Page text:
As many as one million people cut off their broadband in the last year as the cost-of-living crisis left them unable to afford internet access, according to new research from national charity Citizens Advice.
People receiving universal credit were badly affected. The research found them to be six times more likely to have stopped spending on broadband in the last 12 months amidst rising bills, compared to non-claimants.
In addition, those on universal credit who have broadband and more than four times likely to be behind on the bill than those not on the benefit.
The findings come from an online survey, carried out by Walnut Unlimited, of 6,000 adults in the UK with a total of 1,215 recipients of universal credit.
They also have significant implications for digital inclusion and the effects of the increasing emphasis on online access to public services.
Citizens Advice attributed the problem partly to the low take-up of social tariffs on broadband services – currently estimated at just 5%.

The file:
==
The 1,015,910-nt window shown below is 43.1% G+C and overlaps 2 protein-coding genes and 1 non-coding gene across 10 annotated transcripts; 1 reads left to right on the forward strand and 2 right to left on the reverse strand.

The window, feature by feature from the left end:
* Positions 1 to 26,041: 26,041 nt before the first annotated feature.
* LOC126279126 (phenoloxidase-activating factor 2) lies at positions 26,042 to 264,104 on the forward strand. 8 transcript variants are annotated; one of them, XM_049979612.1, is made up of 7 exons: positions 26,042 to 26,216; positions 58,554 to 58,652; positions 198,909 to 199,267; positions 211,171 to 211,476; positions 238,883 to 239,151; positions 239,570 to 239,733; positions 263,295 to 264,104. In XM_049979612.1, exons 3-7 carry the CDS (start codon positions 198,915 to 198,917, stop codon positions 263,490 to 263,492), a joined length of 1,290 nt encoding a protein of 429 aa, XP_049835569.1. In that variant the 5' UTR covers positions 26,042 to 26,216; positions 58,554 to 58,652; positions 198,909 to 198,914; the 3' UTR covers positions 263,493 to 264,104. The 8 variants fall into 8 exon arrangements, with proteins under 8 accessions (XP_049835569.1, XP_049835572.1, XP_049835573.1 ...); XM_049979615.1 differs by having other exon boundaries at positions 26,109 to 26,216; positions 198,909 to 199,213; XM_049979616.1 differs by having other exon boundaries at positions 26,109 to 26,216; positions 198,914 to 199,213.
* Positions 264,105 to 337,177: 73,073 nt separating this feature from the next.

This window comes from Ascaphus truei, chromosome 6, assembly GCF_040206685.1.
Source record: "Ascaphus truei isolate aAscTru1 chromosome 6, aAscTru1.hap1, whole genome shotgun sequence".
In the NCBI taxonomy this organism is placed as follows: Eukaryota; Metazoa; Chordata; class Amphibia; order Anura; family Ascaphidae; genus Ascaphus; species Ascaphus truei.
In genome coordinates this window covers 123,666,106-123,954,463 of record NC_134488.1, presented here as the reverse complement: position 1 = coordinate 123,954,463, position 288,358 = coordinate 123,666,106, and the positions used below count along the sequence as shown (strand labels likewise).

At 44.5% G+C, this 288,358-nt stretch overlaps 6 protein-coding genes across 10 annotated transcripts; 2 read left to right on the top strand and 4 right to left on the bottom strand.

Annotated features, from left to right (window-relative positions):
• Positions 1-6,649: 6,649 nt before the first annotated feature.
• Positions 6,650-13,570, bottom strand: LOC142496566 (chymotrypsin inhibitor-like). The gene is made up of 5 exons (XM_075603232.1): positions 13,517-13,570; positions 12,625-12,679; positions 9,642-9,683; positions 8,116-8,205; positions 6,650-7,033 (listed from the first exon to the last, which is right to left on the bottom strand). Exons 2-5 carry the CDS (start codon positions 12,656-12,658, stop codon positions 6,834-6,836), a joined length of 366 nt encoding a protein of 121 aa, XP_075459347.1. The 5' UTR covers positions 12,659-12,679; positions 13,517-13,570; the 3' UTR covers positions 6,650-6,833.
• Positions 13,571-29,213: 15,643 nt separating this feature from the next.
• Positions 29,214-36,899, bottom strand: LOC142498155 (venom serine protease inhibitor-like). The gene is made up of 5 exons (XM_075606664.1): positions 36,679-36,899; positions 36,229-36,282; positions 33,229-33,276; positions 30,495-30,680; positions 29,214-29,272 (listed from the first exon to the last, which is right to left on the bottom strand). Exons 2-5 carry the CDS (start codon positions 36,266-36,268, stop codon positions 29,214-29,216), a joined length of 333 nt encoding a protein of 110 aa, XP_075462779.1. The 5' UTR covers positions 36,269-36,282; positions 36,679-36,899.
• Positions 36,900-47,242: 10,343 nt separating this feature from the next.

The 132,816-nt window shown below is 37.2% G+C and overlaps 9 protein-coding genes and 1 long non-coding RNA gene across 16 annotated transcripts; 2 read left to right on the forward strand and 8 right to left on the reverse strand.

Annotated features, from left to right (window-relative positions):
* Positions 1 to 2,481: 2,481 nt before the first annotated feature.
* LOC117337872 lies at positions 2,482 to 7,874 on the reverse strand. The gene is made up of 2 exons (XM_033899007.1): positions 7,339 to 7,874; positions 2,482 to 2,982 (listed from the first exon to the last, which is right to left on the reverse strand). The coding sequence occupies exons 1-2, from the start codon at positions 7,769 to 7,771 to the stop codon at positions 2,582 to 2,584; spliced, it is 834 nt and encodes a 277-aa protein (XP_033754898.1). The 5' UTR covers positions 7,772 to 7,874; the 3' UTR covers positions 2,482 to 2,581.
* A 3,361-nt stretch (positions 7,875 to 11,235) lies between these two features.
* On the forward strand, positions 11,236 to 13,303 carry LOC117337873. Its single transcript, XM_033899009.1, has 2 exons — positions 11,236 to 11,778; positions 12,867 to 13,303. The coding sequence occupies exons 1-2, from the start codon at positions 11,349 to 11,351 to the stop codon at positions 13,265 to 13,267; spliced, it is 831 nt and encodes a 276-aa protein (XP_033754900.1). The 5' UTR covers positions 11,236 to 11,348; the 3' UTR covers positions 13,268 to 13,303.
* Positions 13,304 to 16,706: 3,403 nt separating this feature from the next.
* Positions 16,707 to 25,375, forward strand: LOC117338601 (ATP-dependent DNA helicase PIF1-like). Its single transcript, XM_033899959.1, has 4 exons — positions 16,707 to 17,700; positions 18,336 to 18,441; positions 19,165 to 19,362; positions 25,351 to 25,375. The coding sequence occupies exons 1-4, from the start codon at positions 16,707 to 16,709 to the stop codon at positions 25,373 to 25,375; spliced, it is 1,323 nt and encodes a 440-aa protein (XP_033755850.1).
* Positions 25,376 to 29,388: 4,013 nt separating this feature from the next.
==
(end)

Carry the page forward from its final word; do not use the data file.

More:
Last month communications regulator Ofcom and consumer organisation Which? launched a campaign to raise awareness of the tariffs.
Dame Clare Moriarty, chief executive of Citizens Advice, said: “People are being priced out of internet access at a worrying rate. Social tariffs should be the industry’s safety net, but firms’ current approach to providing and promoting them clearly isn’t working. The people losing out as a result are the most likely to disconnect.
“The internet is now an essential part of our lives - vital to managing bills, accessing benefits and staying in touch with loved ones.
“As providers continue to drag their feet in making social tariffs a success, it’s clear that Ofcom needs to hold firms’ feet to the fire.”